Disposable coffee cups, take-out boxes and plastic cutlery are like junk food – they’re quick and easy, but not that great for you (or the environment).
Thankfully, there are a lot of things you can do to cut down on disposable items. Use re-usable water bottles and coffee mugs, and take as little to-go packaging as possible when eating out.
At work, you can do even more:
Contact us to make a plan, troubleshoot challenges or share your success.
Items labeled "compostable" or "biodegradable" should go in the trash, not in your compost bin.
What should you do with an item labeled "compostable" or "biodegradable?"
Put it in the trash.
Labels like "compostable" and "biodegradable" are well-intentioned, but they’re not always accurate. Many products labeled "compostable" or "biodegradable" don’t break down at our local composting facilities.
Compostable and biodegradable products should also never be put in recycling, as they cause major problems for the recycling industry. We know it’s hard to throw things away, but that’s where all take-out items (to-go boxes, cups, utensils) should go.
To keep our regional composting program running, we need to keep it clean, and that means focusing on the food. And food should be the focus – it’s what gives compost the nutrient-rich punch that makes gardens grow.
A: These items go in your garbage container, not in compost or recycling. This is true both at home and at businesses that sell or serve food.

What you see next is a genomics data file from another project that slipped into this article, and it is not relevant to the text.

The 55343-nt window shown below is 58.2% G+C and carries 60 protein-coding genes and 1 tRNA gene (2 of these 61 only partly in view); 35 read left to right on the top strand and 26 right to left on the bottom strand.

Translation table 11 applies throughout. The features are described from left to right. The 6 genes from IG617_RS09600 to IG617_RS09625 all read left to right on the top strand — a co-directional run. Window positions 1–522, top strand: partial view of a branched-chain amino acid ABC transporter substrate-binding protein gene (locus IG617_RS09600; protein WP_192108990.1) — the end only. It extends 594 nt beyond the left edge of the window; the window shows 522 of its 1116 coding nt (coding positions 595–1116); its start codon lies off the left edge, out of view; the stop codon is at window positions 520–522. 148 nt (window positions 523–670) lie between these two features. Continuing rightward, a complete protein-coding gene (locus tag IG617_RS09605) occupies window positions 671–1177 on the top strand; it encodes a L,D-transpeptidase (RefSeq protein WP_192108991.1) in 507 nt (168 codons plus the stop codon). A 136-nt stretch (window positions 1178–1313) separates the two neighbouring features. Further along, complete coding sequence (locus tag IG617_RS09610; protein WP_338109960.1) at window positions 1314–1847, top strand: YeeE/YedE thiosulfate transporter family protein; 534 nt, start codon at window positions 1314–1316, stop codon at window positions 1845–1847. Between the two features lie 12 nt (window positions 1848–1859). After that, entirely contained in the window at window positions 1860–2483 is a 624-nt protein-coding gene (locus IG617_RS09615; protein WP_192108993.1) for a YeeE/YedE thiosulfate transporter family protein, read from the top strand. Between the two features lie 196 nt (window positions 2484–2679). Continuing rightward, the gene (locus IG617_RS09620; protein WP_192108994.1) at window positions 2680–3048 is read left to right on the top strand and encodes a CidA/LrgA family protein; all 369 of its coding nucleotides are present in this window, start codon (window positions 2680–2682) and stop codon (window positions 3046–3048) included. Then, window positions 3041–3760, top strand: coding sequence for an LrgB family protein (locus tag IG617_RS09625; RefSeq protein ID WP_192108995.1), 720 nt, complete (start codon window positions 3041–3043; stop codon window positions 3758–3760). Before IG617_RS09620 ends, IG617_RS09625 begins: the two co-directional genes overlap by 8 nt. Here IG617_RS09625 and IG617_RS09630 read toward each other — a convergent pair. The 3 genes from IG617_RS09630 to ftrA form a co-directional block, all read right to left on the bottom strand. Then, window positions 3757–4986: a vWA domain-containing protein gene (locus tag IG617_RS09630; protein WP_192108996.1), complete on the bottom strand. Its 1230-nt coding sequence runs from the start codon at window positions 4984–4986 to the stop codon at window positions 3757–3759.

A: The greenest option is the one that’s used over and over again. Re-useable coffee mugs, water bottles and real dishware and utensils are environmentally better than their throw-away counterparts, even if the throw-away items could be recycled or composted. Just think of all the energy and resources that go into making something that only gets used once!
Encourage your favorite restaurants to switch to re-usable dishware and utensils for eat-in orders. For to-go orders, take away as little packaging and paper as possible. Bring your own coffee mug, and ask your local coffee shop to offer discounts for bringing your own mug.
A: Most of the food scraps from Portland businesses are processed in a facility in Lane County that generates electricity from the food scraps before they are turned into fertilizer.
This facility does not accept yard debris or other non-food items like paper products or cups, containers or utensils (even if they're labeled compostable). That’s why many local businesses have moved to collecting just food scraps.
How does food turn into energy? Watch two kids explain it in under 3 minutes:
Find more composting FAQs, how-to information for restaurants and offices, and Food Only posters and stickers here.
Questions? Contact us at 503-823-7037 or by email.